Historically speaking, swords were the most important tool a warrior owned and like any tool, they were (and still are) an investment that needs to be taken care of. While there are thousands of options for the collector, most swords usually require basic maintenance.
If your collection sees any kind of use, always be safe and respectful of the sword itself. Swinging it needlessly against hard and unyielding surfaces can potentially notch the blade, or loosen any fixtures on the sword such as the pommel, hilt, etc. Respect of your tools is one of the core principles of responsible ownership.
Firstly, determine the basics of the sword itself. What kind of steel is it? Is it genuine leather on the hilt? Any sort of precious stones or metals on it? While it seems basic, different materials will require different kinds of care.
Secondly, examine the sword- are there are any areas that need special attention, such as notches, scratches, dullness, etc? Identify those areas first and research the appropriate care methods for the type of metal from leading experts. This can be as simple as a quick Google search, or even recommendations from the crafter who made it.
Sometimes these areas may require a strong buffing using different types of buffing compounds or even sanding with a high-grit paper for a polish. Always be careful when attempting this kind of maintenance, as it is easy to potentially damage your investment through improper care. After that, standard sharpening using your preferred method can be done, followed by polishing and stropping.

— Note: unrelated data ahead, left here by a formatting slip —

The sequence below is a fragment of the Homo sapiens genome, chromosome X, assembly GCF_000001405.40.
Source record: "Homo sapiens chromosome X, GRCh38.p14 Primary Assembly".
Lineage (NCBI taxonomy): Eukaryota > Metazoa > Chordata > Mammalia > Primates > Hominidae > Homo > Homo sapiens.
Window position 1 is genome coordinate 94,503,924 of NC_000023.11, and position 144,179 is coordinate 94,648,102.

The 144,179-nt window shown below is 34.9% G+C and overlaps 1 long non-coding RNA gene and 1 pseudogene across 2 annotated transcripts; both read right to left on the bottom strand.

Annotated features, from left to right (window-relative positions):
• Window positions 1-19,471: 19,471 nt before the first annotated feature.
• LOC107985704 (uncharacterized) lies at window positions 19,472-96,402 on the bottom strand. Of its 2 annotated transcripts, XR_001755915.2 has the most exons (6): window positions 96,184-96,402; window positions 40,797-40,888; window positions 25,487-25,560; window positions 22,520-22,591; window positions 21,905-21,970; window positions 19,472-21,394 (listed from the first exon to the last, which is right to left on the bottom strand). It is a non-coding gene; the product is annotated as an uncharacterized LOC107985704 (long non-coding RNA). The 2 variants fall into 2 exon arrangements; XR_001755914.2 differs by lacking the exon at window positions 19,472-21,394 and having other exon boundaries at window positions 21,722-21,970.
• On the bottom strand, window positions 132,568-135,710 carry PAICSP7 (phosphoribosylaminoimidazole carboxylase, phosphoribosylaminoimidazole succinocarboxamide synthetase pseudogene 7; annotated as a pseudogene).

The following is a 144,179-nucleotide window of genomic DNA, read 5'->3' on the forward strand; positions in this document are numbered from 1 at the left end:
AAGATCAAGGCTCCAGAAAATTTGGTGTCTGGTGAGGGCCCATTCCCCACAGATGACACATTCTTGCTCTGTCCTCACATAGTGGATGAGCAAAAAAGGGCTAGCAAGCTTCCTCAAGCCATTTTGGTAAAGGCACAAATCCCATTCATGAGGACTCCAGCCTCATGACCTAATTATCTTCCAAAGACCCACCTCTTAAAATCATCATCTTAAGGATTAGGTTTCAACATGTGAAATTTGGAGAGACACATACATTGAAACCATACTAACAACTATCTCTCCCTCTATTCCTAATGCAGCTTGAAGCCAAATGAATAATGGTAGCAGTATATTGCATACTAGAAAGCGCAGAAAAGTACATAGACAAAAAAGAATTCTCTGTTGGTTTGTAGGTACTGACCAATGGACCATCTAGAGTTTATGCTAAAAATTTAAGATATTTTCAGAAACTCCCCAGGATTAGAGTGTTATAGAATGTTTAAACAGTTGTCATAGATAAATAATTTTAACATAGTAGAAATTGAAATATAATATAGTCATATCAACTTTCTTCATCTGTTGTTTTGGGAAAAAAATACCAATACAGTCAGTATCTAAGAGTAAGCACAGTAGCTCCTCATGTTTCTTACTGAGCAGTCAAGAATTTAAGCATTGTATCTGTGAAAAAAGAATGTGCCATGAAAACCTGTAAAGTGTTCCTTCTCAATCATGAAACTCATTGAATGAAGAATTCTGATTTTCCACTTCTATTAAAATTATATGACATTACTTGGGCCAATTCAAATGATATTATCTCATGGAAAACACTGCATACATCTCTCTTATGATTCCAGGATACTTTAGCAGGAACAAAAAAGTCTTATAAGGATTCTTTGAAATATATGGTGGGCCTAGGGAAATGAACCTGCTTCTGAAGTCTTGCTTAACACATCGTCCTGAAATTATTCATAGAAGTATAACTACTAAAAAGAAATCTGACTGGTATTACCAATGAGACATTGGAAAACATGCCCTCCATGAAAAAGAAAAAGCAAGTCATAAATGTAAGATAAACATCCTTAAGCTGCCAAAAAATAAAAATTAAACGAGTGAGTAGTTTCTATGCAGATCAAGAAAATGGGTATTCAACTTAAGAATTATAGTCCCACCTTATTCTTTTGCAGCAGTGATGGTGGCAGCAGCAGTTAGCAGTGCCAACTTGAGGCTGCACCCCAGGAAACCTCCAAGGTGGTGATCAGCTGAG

Thirdly, once those areas have been identified and tended to, focus on general care of the sword. Most items will come with a coating of oil, or even grease, to protect it during shipping and handling. Generally, this will not damage the item, but care should be taken. If you use a specific type of oil on the blade, strip the existing oil/grease and replace it with your oil of choice.
If the grip or scabbard is made of leather, a light coating of oil can help keep the leather supple and prevent it from drying out and cracking (or even deteriorating completely).
Fourthly, if there is any sort of precious metals, such as silver or gold, commercially available products should be able to maintain most items.
Finally, proper sword storage is key. Typically hanging swords is the best course, as it keeps them from bending over time, but at the very least the items should be kept covered and placed in a safe, clean location.